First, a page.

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Smithsonian National Museum of Natural History
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Department of Paleobiology

Amiskwia sagittiformis (unknown affinity)

Amiskwia

Amiskwia shows us three definite body segments: a head with two prominent tentacles, an unsegmented trunk with stubby side fins, and a flattened tail. The fins and tail suggest this was an active swimmer (also suggested by its rare appearance in the Burgess Shale formation). Walcott first described this fossil in 1911 and assigned it as a chaetognath (arrow worm). However, Amiskwia appears to lack the characteristic grasping spines and teeth of other Burgess Shale fossil arrow worms, so later scientists suggested it was more likely a nemertean (ribbon worm). However, key characteristics of that group are also absent, so Amiskwia remains another of the Burgess Shale weird wonders with no obvious relationship (affinity) to any other living or extinct group. Fossil sizes up to one inch.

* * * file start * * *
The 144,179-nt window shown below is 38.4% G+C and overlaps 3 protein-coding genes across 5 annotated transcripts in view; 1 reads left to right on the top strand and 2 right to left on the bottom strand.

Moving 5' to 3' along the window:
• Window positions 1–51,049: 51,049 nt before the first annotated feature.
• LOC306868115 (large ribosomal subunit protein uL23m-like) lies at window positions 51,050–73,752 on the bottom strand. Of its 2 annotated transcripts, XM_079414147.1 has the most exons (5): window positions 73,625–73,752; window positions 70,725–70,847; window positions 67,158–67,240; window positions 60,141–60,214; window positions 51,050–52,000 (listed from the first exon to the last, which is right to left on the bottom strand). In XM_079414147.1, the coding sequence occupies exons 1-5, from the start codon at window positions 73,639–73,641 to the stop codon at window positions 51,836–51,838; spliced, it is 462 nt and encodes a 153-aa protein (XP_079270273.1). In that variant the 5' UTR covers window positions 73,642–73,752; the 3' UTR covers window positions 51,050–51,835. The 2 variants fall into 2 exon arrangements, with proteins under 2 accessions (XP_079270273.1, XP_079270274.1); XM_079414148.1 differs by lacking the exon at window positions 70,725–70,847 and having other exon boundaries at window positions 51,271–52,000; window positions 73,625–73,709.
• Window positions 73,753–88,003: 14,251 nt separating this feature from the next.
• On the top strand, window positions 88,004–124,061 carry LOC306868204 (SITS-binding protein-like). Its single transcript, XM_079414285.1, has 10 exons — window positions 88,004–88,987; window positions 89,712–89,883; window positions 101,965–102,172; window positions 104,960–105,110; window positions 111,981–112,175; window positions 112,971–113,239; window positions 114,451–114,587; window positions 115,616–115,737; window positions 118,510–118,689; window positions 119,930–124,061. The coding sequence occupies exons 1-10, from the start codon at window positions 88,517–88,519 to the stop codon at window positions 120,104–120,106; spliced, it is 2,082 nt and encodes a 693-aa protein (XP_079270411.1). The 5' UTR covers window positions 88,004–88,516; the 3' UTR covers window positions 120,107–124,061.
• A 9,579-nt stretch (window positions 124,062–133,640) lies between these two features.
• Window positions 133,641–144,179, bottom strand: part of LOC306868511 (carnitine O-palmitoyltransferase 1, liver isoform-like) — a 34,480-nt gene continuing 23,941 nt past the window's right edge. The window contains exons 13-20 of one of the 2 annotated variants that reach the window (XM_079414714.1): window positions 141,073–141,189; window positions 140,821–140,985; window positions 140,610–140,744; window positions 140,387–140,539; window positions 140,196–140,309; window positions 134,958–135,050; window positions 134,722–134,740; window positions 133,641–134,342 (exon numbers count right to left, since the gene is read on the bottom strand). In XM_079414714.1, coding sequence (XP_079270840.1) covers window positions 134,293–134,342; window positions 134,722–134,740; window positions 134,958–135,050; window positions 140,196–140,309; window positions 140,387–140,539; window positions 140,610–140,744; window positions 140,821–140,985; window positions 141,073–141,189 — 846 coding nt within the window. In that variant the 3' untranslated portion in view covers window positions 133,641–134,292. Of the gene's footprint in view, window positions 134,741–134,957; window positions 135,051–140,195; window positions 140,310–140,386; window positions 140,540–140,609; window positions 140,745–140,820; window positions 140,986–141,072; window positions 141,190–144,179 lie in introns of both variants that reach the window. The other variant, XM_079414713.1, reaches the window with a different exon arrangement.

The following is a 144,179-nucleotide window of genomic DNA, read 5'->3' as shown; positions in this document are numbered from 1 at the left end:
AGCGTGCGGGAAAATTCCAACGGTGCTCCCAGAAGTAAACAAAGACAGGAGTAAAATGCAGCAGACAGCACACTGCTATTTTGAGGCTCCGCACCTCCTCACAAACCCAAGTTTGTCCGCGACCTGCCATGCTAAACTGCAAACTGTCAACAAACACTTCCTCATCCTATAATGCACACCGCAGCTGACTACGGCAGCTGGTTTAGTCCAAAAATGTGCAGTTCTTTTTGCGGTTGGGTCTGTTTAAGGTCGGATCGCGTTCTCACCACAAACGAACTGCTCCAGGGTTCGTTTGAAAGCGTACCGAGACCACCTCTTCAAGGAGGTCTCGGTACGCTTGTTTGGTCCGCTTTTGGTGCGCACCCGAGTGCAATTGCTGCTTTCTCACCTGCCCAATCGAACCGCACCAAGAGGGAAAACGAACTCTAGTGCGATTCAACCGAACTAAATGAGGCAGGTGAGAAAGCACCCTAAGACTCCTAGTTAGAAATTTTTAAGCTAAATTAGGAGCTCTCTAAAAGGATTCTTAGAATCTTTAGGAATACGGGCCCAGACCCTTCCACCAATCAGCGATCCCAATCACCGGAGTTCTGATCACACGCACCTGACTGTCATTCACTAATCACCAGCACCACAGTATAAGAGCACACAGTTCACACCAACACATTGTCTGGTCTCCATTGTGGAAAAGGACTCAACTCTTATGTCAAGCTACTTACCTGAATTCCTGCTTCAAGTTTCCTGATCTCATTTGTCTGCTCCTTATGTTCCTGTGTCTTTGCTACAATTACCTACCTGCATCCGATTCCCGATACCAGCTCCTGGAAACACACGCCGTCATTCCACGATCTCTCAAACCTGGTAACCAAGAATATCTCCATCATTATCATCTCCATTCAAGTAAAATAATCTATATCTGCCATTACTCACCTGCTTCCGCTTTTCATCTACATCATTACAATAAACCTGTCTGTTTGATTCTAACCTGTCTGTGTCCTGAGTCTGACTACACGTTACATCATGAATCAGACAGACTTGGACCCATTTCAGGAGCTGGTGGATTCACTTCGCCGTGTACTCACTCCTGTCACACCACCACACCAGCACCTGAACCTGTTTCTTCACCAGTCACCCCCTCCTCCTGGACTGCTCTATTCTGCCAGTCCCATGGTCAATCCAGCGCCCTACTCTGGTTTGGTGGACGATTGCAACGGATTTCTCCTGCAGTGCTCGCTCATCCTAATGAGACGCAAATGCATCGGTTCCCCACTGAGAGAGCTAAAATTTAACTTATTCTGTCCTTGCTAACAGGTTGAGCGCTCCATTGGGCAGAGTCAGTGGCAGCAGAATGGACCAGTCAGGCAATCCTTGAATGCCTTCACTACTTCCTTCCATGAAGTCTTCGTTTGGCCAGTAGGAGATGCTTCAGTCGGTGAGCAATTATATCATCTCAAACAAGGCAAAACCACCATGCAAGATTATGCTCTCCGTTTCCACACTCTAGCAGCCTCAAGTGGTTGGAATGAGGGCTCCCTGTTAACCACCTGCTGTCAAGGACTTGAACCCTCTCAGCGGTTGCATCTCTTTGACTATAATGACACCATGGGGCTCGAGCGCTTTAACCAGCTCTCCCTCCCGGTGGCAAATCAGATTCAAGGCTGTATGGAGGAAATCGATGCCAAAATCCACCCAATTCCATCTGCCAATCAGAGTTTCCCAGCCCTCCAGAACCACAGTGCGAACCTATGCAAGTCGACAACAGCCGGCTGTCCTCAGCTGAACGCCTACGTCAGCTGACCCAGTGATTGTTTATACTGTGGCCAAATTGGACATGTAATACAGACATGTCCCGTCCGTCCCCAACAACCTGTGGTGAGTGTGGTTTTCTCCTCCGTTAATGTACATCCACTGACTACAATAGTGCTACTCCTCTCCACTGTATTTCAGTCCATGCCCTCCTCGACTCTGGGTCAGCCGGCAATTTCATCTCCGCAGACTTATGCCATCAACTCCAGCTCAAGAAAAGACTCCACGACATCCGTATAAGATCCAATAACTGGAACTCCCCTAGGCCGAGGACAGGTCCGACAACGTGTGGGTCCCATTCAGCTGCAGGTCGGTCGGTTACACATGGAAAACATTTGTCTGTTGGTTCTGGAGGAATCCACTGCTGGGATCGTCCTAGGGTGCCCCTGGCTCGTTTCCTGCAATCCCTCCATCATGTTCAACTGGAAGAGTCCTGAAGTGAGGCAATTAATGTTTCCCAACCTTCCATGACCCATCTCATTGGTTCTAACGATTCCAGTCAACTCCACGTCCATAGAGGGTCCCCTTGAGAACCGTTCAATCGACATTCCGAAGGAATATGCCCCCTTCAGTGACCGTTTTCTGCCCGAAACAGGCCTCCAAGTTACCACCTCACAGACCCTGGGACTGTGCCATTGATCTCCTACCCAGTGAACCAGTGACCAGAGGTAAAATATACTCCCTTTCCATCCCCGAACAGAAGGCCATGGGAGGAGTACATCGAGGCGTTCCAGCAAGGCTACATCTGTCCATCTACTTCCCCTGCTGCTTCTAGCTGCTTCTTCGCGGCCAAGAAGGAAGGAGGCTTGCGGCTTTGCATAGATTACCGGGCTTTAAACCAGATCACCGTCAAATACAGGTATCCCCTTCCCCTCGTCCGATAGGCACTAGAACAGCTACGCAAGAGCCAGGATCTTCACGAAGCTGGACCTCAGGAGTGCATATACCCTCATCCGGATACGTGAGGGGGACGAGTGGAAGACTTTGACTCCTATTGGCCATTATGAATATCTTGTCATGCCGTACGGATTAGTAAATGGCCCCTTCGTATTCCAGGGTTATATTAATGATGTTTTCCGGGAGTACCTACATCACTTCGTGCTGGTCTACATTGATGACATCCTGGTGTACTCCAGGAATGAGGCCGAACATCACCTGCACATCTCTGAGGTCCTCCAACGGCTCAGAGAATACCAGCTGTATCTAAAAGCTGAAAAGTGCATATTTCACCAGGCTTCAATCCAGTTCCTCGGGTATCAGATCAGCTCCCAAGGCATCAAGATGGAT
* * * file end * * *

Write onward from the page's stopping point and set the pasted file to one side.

Amiskwia
  • Amiskwia
  • Note that in the fossil preparation the head shows a highly reflective area (cerebral ganglia?). (These are also sketched in above in the artist's rendering.) The broad light area running along the trunk is the gut, while the narrow linear structures along the trunk may be traces of blood vessels and a nerve cord.

Amiskwia sagittiformis (AH-miss-KWI-ah SA-jih-tih-FORM-is). After Amiskwia, a river west of Mt. Burgess + sagittiformis (L.) = arrow-shaped.


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